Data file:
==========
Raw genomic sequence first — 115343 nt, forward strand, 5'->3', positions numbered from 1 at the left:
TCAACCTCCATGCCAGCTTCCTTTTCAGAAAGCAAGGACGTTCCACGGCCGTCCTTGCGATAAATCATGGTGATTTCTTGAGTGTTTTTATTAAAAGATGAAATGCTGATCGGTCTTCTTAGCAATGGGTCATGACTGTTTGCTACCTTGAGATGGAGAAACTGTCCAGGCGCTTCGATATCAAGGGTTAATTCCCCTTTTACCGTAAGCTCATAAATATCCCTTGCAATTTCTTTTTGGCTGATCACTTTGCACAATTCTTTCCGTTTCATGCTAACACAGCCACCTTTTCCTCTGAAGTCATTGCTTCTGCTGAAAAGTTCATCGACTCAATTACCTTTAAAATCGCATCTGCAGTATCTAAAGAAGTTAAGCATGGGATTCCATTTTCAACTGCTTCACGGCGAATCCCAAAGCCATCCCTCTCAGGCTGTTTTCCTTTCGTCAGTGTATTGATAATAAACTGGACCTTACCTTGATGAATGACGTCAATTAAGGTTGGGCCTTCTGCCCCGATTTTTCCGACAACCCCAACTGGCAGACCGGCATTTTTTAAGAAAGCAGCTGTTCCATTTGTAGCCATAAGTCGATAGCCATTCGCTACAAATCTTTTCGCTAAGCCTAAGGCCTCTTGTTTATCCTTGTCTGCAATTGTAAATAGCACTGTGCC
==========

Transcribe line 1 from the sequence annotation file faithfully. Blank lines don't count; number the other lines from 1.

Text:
Raw genomic sequence first — 115343 nt, forward strand, 5'->3', positions numbered from 1 at the left: